HomeAboutOtherArchives  
             
   
   
   
   
   
 
 

Game Name:  Lemmings (Lemmings for Windows)
Developer:  DMA Design
Publisher:  Psygnosis
PC Release Year:  1996
Review Date:  September 24, 2014

Disney kids have been fed a pack of lies.   Even though I continue to count Aladdin among my favorite animated films of all time, thanks to the voice work of the late Robbin Williams, it is hard for a normal guy to miss the message that marrying a princess is endgame.  Talk about unrealistic expectations.  And yet, something good can come out of even the darkest Hollywood mythmaking.  Take 1958’s nature documentary, White Wilderness, as the perfect example.  Failing to observe a cause for the boom and bust nature of the lemming population in the arctic rim, Walt’s movie crew decided to make one up by purchasing the house pets of local Inuit children and flinging them off of a cliff.  Thus, the legend of mass lemming suicide was born, and despite its horrific origins, it would serve as the basis for one of the greatest gaming franchises of all time.  Fortunately, a modern playthrough of the Lemmings series’ first title is just as entertaining as it was in the ‘90s, when it was ported to nearly every platform imaginable.  Simply put, it is an excellent puzzle game that should be experienced by anyone with a love for PC gaming.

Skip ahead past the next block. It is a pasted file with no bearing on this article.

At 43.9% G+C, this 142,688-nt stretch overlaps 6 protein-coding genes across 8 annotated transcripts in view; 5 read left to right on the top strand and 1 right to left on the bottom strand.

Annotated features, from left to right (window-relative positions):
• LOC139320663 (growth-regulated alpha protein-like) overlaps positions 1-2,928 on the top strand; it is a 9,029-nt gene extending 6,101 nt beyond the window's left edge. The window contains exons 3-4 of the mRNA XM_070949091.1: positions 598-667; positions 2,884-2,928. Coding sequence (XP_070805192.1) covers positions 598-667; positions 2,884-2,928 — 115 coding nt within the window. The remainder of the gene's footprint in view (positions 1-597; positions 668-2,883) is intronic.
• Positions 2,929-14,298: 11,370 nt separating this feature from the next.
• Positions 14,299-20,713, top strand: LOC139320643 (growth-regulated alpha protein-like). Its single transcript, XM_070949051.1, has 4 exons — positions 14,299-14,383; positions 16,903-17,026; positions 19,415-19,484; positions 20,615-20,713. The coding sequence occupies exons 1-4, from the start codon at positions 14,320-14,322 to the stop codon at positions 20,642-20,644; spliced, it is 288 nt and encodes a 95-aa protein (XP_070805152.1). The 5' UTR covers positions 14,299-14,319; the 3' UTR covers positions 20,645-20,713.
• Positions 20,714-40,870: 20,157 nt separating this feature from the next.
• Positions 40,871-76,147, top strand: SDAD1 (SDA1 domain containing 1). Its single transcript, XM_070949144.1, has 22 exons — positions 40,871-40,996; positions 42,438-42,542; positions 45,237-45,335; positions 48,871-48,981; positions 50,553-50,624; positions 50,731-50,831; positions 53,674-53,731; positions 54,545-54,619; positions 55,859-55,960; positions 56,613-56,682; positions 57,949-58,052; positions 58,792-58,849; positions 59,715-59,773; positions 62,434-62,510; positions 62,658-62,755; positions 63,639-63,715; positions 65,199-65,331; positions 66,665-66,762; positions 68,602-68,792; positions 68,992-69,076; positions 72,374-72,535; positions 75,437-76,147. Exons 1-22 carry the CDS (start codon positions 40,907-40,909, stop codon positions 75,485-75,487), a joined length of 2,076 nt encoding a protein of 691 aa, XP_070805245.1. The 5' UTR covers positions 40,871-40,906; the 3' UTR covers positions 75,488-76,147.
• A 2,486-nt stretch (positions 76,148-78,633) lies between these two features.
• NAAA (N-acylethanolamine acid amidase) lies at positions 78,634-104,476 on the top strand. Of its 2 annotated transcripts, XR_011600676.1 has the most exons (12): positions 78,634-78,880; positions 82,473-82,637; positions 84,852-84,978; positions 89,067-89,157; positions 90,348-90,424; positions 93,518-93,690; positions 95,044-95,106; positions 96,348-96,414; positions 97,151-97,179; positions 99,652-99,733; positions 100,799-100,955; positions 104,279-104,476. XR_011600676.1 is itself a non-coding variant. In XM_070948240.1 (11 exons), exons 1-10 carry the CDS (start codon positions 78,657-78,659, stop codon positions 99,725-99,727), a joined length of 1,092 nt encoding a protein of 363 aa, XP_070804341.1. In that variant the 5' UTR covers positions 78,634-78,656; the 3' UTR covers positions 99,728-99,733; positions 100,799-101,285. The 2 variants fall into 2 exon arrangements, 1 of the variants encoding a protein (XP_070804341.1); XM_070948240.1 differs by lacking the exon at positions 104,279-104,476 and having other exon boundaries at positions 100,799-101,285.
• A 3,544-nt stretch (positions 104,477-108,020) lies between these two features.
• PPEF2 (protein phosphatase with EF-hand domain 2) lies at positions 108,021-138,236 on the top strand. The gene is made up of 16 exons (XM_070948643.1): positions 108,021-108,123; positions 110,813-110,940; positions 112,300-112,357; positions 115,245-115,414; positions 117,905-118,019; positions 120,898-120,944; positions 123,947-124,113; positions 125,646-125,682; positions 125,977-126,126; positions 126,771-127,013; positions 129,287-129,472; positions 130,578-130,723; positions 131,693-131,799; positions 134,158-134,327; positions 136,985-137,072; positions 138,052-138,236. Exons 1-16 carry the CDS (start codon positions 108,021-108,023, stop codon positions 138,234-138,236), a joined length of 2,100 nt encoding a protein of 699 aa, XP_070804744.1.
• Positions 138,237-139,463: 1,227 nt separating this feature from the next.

Unlike the fuzzy rodents that populate the grasslands of Scandinavia, Siberia, and northern Canada, the creatures in Lemmings are nameless and faceless humanoids with moppy green hair and blue tunics.  Bobbing along to midi renditions of London Bridge is Falling Down and She’ll Be Comin’ ‘Round the Mountain, they will ceaselessly march until they can go no further, at which point they will turn around and repeat the process.  If they walk into water, they drown.  If they walk into fire, they burn.  If they walk off a cliff, they fall.  They only find safe haven when they are sandwiched between two large objects that cannot be climbed.  Such is the frustrating, yet endearing AI of these little guys.  Combined with their adorable visual appeal, it creates the perfect formula to keep people engaged.  Players will feel an innate need to rescue as many of them as possible, and will undoubtedly experience a twinge of guilt when some must be sacrificed for the cause.  No matter how challenging this setup gets, though, it always seems fair.  This is not like those real time strategy titles where the computer gets more resources than the player, or the first person shooters where enemies have unnaturally high accuracy.  The game world’s rules are crystal clear, and success or failure rests entirely in the player’s hands.